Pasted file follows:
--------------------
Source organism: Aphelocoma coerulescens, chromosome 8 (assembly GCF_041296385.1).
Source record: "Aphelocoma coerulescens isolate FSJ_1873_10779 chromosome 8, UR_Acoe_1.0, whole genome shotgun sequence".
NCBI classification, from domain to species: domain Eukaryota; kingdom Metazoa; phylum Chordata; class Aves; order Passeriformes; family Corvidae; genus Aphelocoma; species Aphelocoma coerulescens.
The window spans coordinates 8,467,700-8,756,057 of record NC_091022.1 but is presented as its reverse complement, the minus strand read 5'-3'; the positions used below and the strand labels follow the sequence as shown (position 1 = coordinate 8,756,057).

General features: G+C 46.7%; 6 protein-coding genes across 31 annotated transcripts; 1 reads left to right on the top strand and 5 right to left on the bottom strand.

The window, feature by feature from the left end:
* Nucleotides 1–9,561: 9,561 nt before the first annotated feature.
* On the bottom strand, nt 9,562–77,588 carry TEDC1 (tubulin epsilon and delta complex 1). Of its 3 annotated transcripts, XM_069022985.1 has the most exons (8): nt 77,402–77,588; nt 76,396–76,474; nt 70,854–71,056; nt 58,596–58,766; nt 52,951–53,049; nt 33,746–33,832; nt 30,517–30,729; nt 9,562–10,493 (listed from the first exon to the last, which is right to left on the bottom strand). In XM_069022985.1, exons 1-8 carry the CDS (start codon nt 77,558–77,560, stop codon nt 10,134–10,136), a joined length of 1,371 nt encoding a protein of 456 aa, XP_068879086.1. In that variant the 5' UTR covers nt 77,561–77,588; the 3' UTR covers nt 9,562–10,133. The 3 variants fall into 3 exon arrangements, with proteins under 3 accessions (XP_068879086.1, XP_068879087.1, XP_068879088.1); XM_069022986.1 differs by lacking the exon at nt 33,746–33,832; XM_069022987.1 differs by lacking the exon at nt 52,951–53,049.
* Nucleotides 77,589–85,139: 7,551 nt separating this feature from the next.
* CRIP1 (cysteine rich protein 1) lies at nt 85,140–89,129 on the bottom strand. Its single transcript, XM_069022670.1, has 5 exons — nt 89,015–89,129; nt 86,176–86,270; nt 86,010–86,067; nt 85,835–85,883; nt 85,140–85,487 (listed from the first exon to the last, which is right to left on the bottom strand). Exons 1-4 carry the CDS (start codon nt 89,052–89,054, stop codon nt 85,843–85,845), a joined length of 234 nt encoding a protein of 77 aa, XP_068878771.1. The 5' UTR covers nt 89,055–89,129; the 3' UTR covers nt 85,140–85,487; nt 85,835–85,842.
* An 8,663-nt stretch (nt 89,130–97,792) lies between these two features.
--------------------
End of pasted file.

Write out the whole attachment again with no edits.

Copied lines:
Source organism: Aphelocoma coerulescens, chromosome 8 (assembly GCF_041296385.1).
Source record: "Aphelocoma coerulescens isolate FSJ_1873_10779 chromosome 8, UR_Acoe_1.0, whole genome shotgun sequence".
NCBI classification, from domain to species: domain Eukaryota; kingdom Metazoa; phylum Chordata; class Aves; order Passeriformes; family Corvidae; genus Aphelocoma; species Aphelocoma coerulescens.
The window spans coordinates 8,467,700-8,756,057 of record NC_091022.1 but is presented as its reverse complement, the minus strand read 5'-3'; the positions used below and the strand labels follow the sequence as shown (position 1 = coordinate 8,756,057).

General features: G+C 46.7%; 6 protein-coding genes across 31 annotated transcripts; 1 reads left to right on the top strand and 5 right to left on the bottom strand.

The window, feature by feature from the left end:
* Nucleotides 1–9,561: 9,561 nt before the first annotated feature.
* On the bottom strand, nt 9,562–77,588 carry TEDC1 (tubulin epsilon and delta complex 1). Of its 3 annotated transcripts, XM_069022985.1 has the most exons (8): nt 77,402–77,588; nt 76,396–76,474; nt 70,854–71,056; nt 58,596–58,766; nt 52,951–53,049; nt 33,746–33,832; nt 30,517–30,729; nt 9,562–10,493 (listed from the first exon to the last, which is right to left on the bottom strand). In XM_069022985.1, exons 1-8 carry the CDS (start codon nt 77,558–77,560, stop codon nt 10,134–10,136), a joined length of 1,371 nt encoding a protein of 456 aa, XP_068879086.1. In that variant the 5' UTR covers nt 77,561–77,588; the 3' UTR covers nt 9,562–10,133. The 3 variants fall into 3 exon arrangements, with proteins under 3 accessions (XP_068879086.1, XP_068879087.1, XP_068879088.1); XM_069022986.1 differs by lacking the exon at nt 33,746–33,832; XM_069022987.1 differs by lacking the exon at nt 52,951–53,049.
* Nucleotides 77,589–85,139: 7,551 nt separating this feature from the next.
* CRIP1 (cysteine rich protein 1) lies at nt 85,140–89,129 on the bottom strand. Its single transcript, XM_069022670.1, has 5 exons — nt 89,015–89,129; nt 86,176–86,270; nt 86,010–86,067; nt 85,835–85,883; nt 85,140–85,487 (listed from the first exon to the last, which is right to left on the bottom strand). Exons 1-4 carry the CDS (start codon nt 89,052–89,054, stop codon nt 85,843–85,845), a joined length of 234 nt encoding a protein of 77 aa, XP_068878771.1. The 5' UTR covers nt 89,055–89,129; the 3' UTR covers nt 85,140–85,487; nt 85,835–85,842.
* An 8,663-nt stretch (nt 89,130–97,792) lies between these two features.